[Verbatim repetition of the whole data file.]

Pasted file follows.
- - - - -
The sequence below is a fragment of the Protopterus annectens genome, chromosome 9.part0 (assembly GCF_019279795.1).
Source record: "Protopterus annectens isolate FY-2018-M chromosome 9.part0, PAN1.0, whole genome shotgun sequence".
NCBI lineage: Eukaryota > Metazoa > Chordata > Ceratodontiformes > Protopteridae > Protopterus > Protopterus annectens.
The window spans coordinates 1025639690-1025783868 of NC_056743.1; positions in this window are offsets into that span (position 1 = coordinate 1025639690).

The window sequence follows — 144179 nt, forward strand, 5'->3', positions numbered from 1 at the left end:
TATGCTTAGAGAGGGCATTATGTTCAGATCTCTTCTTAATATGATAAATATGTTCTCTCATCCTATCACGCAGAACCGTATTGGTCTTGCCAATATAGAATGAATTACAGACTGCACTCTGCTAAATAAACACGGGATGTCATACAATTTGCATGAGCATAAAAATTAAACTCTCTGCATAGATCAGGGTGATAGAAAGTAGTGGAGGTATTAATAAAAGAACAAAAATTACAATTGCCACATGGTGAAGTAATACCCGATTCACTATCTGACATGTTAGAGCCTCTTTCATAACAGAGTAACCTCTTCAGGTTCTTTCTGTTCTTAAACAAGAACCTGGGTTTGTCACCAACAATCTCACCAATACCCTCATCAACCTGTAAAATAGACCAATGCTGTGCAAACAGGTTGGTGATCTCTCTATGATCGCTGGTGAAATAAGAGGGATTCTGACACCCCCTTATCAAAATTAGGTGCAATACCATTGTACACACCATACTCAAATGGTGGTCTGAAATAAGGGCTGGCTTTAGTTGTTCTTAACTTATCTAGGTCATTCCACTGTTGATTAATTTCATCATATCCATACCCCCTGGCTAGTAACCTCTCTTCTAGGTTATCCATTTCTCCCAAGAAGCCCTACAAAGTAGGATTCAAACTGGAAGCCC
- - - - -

The sequence below is a fragment of the Protopterus annectens genome, chromosome 9.part0 (assembly GCF_019279795.1).
Source record: "Protopterus annectens isolate FY-2018-M chromosome 9.part0, PAN1.0, whole genome shotgun sequence".
NCBI lineage: Eukaryota > Metazoa > Chordata > Ceratodontiformes > Protopteridae > Protopterus > Protopterus annectens.
The window spans coordinates 1025639690-1025783868 of NC_056743.1; positions in this window are offsets into that span (position 1 = coordinate 1025639690).

The window sequence follows — 144179 nt, forward strand, 5'->3', positions numbered from 1 at the left end:
TATGCTTAGAGAGGGCATTATGTTCAGATCTCTTCTTAATATGATAAATATGTTCTCTCATCCTATCACGCAGAACCGTATTGGTCTTGCCAATATAGAATGAATTACAGACTGCACTCTGCTAAATAAACACGGGATGTCATACAATTTGCATGAGCATAAAAATTAAACTCTCTGCATAGATCAGGGTGATAGAAAGTAGTGGAGGTATTAATAAAAGAACAAAAATTACAATTGCCACATGGTGAAGTAATACCCGATTCACTATCTGACATGTTAGAGCCTCTTTCATAACAGAGTAACCTCTTCAGGTTCTTTCTGTTCTTAAACAAGAACCTGGGTTTGTCACCAACAATCTCACCAATACCCTCATCAACCTGTAAAATAGACCAATGCTGTGCAAACAGGTTGGTGATCTCTCTATGATCGCTGGTGAAATAAGAGGGATTCTGACACCCCCTTATCAAAATTAGGTGCAATACCATTGTACACACCATACTCAAATGGTGGTCTGAAATAAGGGCTGGCTTTAGTTGTTCTTAACTTATCTAGGTCATTCCACTGTTGATTAATTTCATCATATCCATACCCCCTGGCTAGTAACCTCTCTTCTAGGTTATCCATTTCTCCCAAGAAGCCCTACAAAGTAGGATTCAAACTGGAAGCCC